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Mucosal Vaccines - using Bacillus subtilis spores to develop vaccines and adjuvants against disease

  • Full or part time
  • Application Deadline
    Applications accepted all year round
  • Self-Funded PhD Students Only
    Self-Funded PhD Students Only

Project Description

Heat stable bacterial spores are being used as novel mucosal vaccines. Spores of Bacillus subtilis have been used successfully as both vaccines and adjuvants against a number of diseases. They can be engineered to express antigens or alternatively coated with antigen. Both live and killed spores can be used. Spore vaccines promote balanced Th1/Th2 immune responses and in the MALT promote high levels of secretory IgA. We are currently working on a number of vaccines including Clostridium difficile, influenza and TB. We work with a number of pharma companies with both human and veterinary vaccine projects. The project would incorporate one or more aspects of the spore vaccine technology and would involve microbiology, genetic engineering, molecular biology, animal studies, cell culture and immunology. Thus, the project assigned would lead to the acquisition of a number of important skill-sets.

References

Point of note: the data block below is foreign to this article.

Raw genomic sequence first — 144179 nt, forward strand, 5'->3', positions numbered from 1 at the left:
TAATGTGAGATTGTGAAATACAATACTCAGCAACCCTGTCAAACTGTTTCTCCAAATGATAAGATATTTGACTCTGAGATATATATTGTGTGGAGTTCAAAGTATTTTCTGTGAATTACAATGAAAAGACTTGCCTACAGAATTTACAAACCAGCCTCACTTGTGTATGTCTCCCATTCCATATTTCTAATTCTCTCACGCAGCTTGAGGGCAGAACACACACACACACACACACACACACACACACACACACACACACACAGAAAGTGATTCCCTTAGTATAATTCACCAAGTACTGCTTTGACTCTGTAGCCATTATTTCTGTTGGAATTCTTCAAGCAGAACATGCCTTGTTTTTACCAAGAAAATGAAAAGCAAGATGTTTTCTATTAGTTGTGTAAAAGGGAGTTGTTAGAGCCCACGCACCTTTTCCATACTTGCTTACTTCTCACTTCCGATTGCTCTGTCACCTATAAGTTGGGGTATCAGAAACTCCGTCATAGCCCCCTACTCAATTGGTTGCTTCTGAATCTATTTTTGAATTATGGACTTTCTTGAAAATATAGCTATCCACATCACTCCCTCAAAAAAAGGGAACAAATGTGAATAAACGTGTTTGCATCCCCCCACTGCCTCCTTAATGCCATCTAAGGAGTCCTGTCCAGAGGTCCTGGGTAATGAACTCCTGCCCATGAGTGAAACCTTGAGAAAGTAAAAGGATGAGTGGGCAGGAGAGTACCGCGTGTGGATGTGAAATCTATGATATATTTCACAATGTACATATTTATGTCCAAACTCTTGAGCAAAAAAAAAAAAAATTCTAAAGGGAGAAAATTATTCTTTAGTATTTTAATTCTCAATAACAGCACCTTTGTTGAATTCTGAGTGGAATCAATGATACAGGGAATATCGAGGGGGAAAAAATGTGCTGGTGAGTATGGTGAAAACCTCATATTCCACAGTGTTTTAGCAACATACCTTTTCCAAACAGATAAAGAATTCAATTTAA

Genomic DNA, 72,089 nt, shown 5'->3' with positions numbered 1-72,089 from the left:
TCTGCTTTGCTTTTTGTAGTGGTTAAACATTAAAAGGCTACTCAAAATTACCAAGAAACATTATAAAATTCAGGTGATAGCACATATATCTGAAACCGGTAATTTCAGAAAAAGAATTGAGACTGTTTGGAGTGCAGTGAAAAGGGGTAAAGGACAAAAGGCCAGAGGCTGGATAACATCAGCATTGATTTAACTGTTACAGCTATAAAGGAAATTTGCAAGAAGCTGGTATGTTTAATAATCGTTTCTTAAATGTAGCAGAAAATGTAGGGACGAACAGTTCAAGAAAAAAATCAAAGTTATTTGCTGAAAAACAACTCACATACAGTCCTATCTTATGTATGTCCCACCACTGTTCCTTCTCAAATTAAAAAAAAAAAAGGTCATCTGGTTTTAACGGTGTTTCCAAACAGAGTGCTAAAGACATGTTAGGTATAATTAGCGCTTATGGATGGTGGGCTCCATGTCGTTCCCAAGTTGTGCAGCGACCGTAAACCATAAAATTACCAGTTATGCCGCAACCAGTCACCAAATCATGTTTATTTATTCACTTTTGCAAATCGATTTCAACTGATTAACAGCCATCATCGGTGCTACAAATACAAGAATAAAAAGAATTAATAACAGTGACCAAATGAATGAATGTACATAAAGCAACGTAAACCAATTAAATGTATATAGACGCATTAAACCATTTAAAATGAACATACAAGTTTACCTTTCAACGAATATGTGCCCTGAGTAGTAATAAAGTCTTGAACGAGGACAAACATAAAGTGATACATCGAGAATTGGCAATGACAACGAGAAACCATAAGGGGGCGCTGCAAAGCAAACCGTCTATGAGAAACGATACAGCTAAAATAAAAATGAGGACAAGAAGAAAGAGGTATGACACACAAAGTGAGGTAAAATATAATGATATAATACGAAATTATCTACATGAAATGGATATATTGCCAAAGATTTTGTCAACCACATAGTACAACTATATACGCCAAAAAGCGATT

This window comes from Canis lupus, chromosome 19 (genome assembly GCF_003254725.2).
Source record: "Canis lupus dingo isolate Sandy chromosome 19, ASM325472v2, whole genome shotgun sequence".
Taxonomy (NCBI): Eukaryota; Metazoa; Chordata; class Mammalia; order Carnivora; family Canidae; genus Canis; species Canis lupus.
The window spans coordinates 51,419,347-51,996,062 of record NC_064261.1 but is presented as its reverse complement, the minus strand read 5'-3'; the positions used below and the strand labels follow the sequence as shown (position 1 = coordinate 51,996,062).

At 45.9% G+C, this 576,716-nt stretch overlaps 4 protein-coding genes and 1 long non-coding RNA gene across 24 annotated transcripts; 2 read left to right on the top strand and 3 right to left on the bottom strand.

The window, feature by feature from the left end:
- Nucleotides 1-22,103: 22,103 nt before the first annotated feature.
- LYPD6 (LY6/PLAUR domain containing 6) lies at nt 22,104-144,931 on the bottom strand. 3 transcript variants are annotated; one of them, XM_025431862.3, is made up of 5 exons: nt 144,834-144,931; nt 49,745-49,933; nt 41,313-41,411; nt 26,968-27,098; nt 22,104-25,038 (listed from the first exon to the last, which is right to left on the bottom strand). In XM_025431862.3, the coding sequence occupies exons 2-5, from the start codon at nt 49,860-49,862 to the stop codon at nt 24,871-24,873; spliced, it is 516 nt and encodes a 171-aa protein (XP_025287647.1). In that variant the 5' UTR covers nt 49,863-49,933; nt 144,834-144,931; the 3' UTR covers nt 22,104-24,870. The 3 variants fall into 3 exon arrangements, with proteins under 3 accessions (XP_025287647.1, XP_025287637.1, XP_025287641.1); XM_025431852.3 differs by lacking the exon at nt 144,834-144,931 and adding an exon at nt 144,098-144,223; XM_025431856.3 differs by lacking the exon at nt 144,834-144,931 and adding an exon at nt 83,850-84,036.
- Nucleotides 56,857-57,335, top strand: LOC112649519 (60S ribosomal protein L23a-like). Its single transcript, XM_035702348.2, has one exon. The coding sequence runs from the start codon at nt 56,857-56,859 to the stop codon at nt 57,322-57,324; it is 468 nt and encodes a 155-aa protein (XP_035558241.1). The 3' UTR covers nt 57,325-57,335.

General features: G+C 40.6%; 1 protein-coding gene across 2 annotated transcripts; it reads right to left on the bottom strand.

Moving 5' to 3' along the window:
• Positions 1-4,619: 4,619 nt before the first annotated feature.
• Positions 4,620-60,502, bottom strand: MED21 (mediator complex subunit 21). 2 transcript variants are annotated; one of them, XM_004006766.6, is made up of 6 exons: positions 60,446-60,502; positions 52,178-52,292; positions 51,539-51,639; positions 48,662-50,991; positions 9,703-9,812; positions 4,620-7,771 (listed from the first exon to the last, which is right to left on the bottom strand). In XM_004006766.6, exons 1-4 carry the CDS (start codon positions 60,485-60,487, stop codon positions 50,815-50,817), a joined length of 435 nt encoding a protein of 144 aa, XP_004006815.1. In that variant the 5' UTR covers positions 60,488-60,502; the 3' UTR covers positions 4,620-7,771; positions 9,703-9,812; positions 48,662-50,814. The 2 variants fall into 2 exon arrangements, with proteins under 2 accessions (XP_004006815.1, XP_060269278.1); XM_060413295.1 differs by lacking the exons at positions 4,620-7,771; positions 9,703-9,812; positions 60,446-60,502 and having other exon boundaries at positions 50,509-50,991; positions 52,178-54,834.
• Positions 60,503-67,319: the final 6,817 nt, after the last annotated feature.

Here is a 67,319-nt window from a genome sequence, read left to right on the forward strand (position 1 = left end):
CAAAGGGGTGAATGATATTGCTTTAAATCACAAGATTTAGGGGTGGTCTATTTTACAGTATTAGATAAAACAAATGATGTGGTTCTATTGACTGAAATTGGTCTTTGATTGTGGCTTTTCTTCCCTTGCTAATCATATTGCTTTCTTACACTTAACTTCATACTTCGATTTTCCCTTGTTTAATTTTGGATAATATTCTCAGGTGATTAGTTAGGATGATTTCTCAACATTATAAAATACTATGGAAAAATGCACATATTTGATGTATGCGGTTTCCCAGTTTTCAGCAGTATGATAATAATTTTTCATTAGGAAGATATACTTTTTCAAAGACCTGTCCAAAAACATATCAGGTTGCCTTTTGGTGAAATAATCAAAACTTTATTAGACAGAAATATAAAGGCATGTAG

Huang, J.M., Hong, H.A., Van Tong, H., Hoang, T.H., Brisson, A., Cutting, S.M., 2010. Mucosal delivery of antigens using adsorption to bacterial spores. Vaccine 28, 1021-1030.
Permpoonpattana, P., Hong, H.A., Khaneja, R., Cutting, S.M., 2012. Evaluation of Bacillus subtilis strains as probiotics and their potential as a food ingredient. Benef Microbes 3, 127-135.
Permpoonpattana, P., Hong, H.A., Phetcharaburanin, J., Huang, J.M., Cook, J., Fairweather, N.F., Cutting, S.M., 2011. Immunization with Bacillus spores expressing toxin A peptide repeats protects against infection with Clostridium difficile strains producing toxins A and B. Infection and immunity 79, 2295-2302.
Song, M., Hong, H.A., Huang, J.M., Colenutt, C., Khang, D.D., Nguyen, T.V., Park, S.M., Shim, B.S., Song, H.H., Cheon, I.S., Jang, J.E., Choi, J.A., Choi, Y.K., Stadler, K., Cutting, S.M., 2012. Killed Bacillus subtilis spores as a mucosal adjuvant for an H5N1 vaccine. Vaccine 30, 3266-3277.

How good is research at Royal Holloway, University of London in Biological Sciences?

FTE Category A staff submitted: 24.00

Research output data provided by the Research Excellence Framework (REF)

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